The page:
What are Micro and Macro Evolution?
When we think about evolution, we usually think about new species being formed or the iconic image of an ape turning into a primitive hominid turning into a modern human. While these are all example of evolution, they are specifically examples of macroevolution.
Ape to Man: Incorrect Linear Concept. (Fotos, 2019)
Macroevolution takes place on a massive timescale, and can even exceed the bounds of a single species. For example, the evolutionary idea that all life arose from one single living ancestor is an idea rooted in macroevolution. Darwin’s original publication, the Origin of Species, was largely about macroevolution.
What about microevolution? Microevolution takes place within a single species or population and is far less pronounced and dramatic. One common definition of microevolution is that it is “the change of allele frequency in a population over time”. So for a population of humans with brown eye and blue eye alleles, a small shift in the proportion of those two alleles in the population would be enough to count as microevolution.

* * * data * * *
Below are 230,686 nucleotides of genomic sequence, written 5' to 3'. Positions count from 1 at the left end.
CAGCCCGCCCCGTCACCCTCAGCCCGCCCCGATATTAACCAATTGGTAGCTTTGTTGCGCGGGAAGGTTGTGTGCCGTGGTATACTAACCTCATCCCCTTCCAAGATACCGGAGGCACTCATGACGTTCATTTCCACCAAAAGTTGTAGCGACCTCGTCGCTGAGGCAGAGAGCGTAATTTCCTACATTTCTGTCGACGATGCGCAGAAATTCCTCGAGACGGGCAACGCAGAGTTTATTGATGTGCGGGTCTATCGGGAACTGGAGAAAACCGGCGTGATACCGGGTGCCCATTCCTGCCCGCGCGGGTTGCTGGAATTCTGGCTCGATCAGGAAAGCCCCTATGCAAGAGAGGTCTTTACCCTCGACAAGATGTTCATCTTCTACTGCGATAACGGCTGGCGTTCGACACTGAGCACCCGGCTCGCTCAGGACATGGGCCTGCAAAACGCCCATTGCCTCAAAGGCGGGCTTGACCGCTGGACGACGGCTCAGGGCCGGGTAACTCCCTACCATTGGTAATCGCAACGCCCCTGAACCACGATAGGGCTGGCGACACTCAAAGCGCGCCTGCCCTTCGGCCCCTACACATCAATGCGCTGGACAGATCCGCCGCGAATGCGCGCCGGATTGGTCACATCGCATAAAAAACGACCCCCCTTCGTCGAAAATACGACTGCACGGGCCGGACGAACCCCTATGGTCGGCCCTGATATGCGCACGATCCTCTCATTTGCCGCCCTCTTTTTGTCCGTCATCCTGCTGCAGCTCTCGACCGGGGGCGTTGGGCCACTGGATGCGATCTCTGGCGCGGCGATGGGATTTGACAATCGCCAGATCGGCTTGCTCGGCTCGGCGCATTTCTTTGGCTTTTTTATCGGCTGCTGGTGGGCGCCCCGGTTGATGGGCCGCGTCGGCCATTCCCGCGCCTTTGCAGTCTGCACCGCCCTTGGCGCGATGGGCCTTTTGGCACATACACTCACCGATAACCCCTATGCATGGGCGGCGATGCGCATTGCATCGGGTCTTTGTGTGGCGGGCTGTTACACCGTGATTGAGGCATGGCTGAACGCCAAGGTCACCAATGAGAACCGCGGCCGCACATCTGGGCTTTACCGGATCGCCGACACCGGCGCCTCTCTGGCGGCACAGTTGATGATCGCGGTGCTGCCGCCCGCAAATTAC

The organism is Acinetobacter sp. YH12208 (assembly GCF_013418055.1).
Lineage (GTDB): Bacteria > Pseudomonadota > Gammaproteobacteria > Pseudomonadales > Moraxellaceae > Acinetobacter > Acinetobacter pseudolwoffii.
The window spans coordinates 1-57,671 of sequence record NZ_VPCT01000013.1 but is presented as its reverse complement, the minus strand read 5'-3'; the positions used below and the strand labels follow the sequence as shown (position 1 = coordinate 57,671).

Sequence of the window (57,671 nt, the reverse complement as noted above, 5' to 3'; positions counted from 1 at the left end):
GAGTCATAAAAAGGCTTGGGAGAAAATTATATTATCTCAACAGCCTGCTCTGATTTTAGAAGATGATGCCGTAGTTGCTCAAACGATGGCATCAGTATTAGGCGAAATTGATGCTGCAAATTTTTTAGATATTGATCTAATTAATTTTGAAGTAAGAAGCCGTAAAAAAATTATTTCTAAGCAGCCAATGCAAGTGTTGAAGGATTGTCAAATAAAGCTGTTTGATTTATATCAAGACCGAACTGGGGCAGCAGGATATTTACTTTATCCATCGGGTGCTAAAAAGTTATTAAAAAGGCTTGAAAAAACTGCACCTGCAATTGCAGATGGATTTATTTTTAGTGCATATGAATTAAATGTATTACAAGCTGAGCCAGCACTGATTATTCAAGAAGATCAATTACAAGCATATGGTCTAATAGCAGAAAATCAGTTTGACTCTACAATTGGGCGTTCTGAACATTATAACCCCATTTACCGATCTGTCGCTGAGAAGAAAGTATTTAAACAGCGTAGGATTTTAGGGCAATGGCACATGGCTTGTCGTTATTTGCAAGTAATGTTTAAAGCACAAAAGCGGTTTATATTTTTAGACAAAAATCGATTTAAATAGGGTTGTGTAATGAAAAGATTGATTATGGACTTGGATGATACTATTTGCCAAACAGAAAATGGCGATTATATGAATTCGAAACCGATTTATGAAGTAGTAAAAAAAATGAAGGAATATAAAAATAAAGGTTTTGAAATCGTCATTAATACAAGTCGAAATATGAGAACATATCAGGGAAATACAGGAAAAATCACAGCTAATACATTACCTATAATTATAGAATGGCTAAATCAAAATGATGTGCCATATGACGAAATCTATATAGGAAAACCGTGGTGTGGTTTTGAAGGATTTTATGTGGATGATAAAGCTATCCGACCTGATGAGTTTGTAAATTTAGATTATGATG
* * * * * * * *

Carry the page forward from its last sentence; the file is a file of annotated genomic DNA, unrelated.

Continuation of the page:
Image Source: Human Origins: Non-Linear Correct Representation
Microevolution can also encompass changes in traits of a species or even just a population. An example would be a species of grasshopper becoming darker in color over several generations due to a greater proportion of dark vegetation in their habitat.
Both macroevolution and microevolution are vital to our understanding of adaptation and the evolutionary connections between different living things. Both can give us valuable scientific information.
Fotos, Alexas (photographer). (2019). Evolution Development Forward [photography]. Retrieved from